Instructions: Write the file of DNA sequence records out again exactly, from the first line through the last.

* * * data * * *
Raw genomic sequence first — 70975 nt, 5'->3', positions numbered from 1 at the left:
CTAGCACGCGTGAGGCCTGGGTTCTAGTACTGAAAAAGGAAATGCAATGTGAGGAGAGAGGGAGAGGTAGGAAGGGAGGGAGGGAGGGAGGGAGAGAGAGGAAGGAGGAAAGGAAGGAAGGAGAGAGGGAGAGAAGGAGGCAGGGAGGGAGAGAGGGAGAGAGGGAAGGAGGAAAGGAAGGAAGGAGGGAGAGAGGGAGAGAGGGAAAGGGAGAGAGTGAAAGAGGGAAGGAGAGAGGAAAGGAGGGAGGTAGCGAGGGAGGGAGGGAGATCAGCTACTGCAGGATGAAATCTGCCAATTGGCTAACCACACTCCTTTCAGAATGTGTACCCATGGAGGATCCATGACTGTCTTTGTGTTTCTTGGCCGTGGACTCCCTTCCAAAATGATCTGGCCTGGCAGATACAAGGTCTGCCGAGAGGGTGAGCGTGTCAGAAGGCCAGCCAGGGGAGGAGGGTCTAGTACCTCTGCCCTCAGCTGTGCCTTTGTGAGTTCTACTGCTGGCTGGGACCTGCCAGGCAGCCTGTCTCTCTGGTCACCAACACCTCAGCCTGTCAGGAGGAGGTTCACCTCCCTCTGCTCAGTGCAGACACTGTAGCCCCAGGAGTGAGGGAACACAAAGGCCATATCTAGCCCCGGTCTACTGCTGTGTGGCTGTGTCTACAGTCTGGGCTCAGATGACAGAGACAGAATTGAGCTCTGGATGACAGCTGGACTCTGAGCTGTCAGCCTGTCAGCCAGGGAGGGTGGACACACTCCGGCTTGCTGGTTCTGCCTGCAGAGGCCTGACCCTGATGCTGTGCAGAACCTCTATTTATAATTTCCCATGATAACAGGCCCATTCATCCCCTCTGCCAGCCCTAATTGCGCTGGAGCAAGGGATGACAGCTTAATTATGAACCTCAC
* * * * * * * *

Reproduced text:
Raw genomic sequence first — 70975 nt, 5'->3', positions numbered from 1 at the left:
CTAGCACGCGTGAGGCCTGGGTTCTAGTACTGAAAAAGGAAATGCAATGTGAGGAGAGAGGGAGAGGTAGGAAGGGAGGGAGGGAGGGAGGGAGAGAGAGGAAGGAGGAAAGGAAGGAAGGAGAGAGGGAGAGAAGGAGGCAGGGAGGGAGAGAGGGAGAGAGGGAAGGAGGAAAGGAAGGAAGGAGGGAGAGAGGGAGAGAGGGAAAGGGAGAGAGTGAAAGAGGGAAGGAGAGAGGAAAGGAGGGAGGTAGCGAGGGAGGGAGGGAGATCAGCTACTGCAGGATGAAATCTGCCAATTGGCTAACCACACTCCTTTCAGAATGTGTACCCATGGAGGATCCATGACTGTCTTTGTGTTTCTTGGCCGTGGACTCCCTTCCAAAATGATCTGGCCTGGCAGATACAAGGTCTGCCGAGAGGGTGAGCGTGTCAGAAGGCCAGCCAGGGGAGGAGGGTCTAGTACCTCTGCCCTCAGCTGTGCCTTTGTGAGTTCTACTGCTGGCTGGGACCTGCCAGGCAGCCTGTCTCTCTGGTCACCAACACCTCAGCCTGTCAGGAGGAGGTTCACCTCCCTCTGCTCAGTGCAGACACTGTAGCCCCAGGAGTGAGGGAACACAAAGGCCATATCTAGCCCCGGTCTACTGCTGTGTGGCTGTGTCTACAGTCTGGGCTCAGATGACAGAGACAGAATTGAGCTCTGGATGACAGCTGGACTCTGAGCTGTCAGCCTGTCAGCCAGGGAGGGTGGACACACTCCGGCTTGCTGGTTCTGCCTGCAGAGGCCTGACCCTGATGCTGTGCAGAACCTCTATTTATAATTTCCCATGATAACAGGCCCATTCATCCCCTCTGCCAGCCCTAATTGCGCTGGAGCAAGGGATGACAGCTTAATTATGAACCTCAC